POVERTY AND WEALTH
Of the nation's inhabitants (not including persons employed outside of Tuvalu), only about 1,500 are formally employed. The average per capita income is only about US$1,000 per year, making Tuvalu one of the poorest nations on earth. However, education is free and compulsory for children between the ages of 6 and 13. Health care is also free, though limited by access (each of the main islands has a dispensary, but the only hospital is on Funafuti).
The society is egalitarian and democratic. Low income levels are mitigated by the strong social and village support networks. In 1998, Tuvalu was judged to be the only nation in the world above reproach for human rights violations.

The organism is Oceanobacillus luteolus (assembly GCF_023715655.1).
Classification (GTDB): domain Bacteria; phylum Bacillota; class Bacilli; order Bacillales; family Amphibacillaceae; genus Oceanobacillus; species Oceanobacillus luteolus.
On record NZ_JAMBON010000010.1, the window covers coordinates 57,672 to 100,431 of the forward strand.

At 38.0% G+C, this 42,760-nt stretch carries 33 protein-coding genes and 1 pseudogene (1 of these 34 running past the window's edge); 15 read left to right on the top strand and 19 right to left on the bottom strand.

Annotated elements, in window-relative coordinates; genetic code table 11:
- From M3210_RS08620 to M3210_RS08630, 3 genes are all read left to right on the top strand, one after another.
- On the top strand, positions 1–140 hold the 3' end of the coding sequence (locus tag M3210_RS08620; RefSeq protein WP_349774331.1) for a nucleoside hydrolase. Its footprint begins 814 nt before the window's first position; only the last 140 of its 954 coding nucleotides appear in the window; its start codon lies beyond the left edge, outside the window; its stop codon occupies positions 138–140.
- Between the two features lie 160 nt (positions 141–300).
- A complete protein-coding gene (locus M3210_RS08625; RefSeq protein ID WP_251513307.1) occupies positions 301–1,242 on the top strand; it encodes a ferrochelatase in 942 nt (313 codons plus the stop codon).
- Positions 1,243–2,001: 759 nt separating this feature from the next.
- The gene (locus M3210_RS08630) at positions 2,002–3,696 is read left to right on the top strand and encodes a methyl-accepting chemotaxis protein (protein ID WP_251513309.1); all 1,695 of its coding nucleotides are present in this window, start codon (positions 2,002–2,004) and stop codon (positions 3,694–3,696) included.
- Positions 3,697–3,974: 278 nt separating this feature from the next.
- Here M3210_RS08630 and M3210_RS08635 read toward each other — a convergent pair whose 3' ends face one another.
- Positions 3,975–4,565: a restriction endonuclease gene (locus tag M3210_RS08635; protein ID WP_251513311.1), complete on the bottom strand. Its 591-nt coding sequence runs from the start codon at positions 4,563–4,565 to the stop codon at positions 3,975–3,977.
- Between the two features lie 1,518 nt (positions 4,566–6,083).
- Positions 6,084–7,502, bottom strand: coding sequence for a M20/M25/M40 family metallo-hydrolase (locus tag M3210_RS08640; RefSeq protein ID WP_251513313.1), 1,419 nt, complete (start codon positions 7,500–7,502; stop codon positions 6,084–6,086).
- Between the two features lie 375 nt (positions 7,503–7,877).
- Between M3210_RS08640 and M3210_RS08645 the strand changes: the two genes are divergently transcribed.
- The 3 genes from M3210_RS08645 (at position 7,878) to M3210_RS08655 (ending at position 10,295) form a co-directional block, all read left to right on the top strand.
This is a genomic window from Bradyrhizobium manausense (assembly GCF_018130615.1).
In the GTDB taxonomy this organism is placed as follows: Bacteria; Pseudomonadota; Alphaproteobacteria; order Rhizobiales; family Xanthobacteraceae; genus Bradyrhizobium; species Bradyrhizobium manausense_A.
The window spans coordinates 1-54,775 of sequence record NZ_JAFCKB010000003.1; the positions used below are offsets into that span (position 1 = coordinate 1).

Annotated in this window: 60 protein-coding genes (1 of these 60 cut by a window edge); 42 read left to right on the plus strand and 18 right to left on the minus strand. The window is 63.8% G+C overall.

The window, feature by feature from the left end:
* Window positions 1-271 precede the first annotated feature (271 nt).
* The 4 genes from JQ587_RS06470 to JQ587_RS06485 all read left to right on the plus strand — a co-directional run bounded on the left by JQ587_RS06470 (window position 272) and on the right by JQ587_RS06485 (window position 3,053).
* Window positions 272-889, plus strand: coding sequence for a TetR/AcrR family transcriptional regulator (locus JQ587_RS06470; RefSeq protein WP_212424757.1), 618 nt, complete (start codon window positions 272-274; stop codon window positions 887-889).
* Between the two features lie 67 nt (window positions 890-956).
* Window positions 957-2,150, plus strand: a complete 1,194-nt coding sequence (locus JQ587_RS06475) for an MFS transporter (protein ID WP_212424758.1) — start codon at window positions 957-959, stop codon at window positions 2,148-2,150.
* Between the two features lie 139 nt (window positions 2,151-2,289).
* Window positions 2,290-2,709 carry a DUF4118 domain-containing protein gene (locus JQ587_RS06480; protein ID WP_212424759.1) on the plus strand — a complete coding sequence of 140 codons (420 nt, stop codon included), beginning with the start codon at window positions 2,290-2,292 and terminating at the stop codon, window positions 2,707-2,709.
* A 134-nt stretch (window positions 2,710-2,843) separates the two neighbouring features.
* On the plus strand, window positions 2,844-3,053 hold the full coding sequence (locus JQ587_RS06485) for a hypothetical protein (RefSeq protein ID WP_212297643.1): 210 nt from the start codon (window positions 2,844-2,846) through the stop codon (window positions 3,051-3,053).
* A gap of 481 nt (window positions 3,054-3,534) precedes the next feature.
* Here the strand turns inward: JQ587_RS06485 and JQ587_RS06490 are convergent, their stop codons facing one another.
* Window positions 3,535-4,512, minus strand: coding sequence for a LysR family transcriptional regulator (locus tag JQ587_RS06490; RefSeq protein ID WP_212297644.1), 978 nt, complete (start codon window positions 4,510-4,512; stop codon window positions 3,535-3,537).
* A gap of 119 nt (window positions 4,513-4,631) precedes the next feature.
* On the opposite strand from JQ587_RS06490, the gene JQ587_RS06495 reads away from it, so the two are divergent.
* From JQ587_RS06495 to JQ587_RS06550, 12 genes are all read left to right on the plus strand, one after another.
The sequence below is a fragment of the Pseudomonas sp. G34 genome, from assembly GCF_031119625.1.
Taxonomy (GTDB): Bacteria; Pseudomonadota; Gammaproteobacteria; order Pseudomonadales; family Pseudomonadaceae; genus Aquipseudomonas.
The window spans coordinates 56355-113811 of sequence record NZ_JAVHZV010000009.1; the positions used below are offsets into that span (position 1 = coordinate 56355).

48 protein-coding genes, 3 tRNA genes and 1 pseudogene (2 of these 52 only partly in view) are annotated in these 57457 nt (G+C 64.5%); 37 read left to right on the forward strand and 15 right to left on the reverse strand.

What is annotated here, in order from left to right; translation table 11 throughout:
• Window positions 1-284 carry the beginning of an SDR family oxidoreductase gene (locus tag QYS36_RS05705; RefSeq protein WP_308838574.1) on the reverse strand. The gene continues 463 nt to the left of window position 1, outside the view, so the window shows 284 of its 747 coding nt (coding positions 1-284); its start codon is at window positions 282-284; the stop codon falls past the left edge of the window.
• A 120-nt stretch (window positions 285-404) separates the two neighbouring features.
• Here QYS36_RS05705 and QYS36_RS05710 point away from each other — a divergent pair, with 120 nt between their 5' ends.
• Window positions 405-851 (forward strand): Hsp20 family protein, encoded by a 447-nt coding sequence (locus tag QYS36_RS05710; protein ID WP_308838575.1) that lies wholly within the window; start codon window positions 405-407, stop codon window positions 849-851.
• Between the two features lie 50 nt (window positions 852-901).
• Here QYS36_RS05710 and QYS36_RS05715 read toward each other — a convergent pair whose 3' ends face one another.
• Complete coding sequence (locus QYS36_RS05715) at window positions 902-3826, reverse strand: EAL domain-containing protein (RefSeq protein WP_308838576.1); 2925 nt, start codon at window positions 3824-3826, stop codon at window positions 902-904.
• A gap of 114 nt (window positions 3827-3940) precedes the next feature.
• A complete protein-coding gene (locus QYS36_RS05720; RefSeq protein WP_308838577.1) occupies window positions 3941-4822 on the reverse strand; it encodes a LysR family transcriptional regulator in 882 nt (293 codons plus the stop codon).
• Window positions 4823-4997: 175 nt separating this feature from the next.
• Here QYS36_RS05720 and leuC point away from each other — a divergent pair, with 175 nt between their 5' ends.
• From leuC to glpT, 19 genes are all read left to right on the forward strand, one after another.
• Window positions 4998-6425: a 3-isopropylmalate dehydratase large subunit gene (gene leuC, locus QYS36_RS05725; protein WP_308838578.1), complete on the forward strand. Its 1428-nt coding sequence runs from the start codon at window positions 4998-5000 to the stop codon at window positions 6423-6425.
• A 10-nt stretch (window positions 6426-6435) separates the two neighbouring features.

Forced or compulsory labor is prohibited. Labor laws set a minimum wage and 8-hour work day, but the market determines most wage scales in Tuvalu. Average hourly wages in Tuvalu for unskilled workers are between 40 and 92 U.S. cents an hour with 47 cents per hour being the average. The current minimum wage is US$81.25 biweekly, regardless of age or gender. Managerial or technical wages range from US$3,000 to US$9,000 per year. Although workers may organize and have the right of collective bargaining, there has never been a strike in the nation's history. The only registered trade union is the Tuvalu Seamen's Union which is affiliated with the International Transportation Workers' Federation. However, government workers belong to associations that have some features of unions.